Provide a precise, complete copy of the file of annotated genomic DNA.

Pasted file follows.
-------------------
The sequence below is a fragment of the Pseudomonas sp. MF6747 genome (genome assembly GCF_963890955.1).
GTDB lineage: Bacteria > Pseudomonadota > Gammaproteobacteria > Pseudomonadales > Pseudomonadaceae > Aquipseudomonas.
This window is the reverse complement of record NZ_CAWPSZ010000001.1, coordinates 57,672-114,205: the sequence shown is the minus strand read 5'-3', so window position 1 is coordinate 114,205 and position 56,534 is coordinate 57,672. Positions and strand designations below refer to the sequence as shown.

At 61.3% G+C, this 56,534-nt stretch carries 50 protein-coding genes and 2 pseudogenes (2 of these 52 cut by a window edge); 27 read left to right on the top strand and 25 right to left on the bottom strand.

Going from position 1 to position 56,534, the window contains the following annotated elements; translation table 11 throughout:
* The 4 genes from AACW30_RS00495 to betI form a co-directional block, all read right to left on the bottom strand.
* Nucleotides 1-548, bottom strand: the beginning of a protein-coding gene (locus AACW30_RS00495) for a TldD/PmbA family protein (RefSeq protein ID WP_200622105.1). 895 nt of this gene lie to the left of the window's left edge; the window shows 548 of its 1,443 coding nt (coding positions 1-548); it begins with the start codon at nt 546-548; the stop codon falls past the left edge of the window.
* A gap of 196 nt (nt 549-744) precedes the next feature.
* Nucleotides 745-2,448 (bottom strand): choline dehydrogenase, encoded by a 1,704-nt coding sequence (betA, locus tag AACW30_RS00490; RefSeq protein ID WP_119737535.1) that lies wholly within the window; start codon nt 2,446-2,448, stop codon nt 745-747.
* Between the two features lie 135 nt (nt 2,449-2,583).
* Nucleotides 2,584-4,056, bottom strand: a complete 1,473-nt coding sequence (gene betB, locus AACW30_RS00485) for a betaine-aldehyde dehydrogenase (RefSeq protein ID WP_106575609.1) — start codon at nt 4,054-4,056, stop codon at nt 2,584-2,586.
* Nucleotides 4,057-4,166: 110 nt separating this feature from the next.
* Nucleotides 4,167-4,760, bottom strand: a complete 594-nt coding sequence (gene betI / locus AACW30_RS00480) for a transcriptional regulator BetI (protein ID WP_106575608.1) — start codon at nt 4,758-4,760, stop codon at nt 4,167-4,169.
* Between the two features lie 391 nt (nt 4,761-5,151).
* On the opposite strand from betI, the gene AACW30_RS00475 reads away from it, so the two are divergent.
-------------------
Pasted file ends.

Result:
The sequence below is a fragment of the Pseudomonas sp. MF6747 genome (genome assembly GCF_963890955.1).
GTDB lineage: Bacteria > Pseudomonadota > Gammaproteobacteria > Pseudomonadales > Pseudomonadaceae > Aquipseudomonas.
This window is the reverse complement of record NZ_CAWPSZ010000001.1, coordinates 57,672-114,205: the sequence shown is the minus strand read 5'-3', so window position 1 is coordinate 114,205 and position 56,534 is coordinate 57,672. Positions and strand designations below refer to the sequence as shown.

At 61.3% G+C, this 56,534-nt stretch carries 50 protein-coding genes and 2 pseudogenes (2 of these 52 cut by a window edge); 27 read left to right on the top strand and 25 right to left on the bottom strand.

Going from position 1 to position 56,534, the window contains the following annotated elements; translation table 11 throughout:
* The 4 genes from AACW30_RS00495 to betI form a co-directional block, all read right to left on the bottom strand.
* Nucleotides 1-548, bottom strand: the beginning of a protein-coding gene (locus AACW30_RS00495) for a TldD/PmbA family protein (RefSeq protein ID WP_200622105.1). 895 nt of this gene lie to the left of the window's left edge; the window shows 548 of its 1,443 coding nt (coding positions 1-548); it begins with the start codon at nt 546-548; the stop codon falls past the left edge of the window.
* A gap of 196 nt (nt 549-744) precedes the next feature.
* Nucleotides 745-2,448 (bottom strand): choline dehydrogenase, encoded by a 1,704-nt coding sequence (betA, locus tag AACW30_RS00490; RefSeq protein ID WP_119737535.1) that lies wholly within the window; start codon nt 2,446-2,448, stop codon nt 745-747.
* Between the two features lie 135 nt (nt 2,449-2,583).
* Nucleotides 2,584-4,056, bottom strand: a complete 1,473-nt coding sequence (gene betB, locus AACW30_RS00485) for a betaine-aldehyde dehydrogenase (RefSeq protein ID WP_106575609.1) — start codon at nt 4,054-4,056, stop codon at nt 2,584-2,586.
* Nucleotides 4,057-4,166: 110 nt separating this feature from the next.
* Nucleotides 4,167-4,760, bottom strand: a complete 594-nt coding sequence (gene betI / locus AACW30_RS00480) for a transcriptional regulator BetI (protein ID WP_106575608.1) — start codon at nt 4,758-4,760, stop codon at nt 4,167-4,169.
* Between the two features lie 391 nt (nt 4,761-5,151).
* On the opposite strand from betI, the gene AACW30_RS00475 reads away from it, so the two are divergent.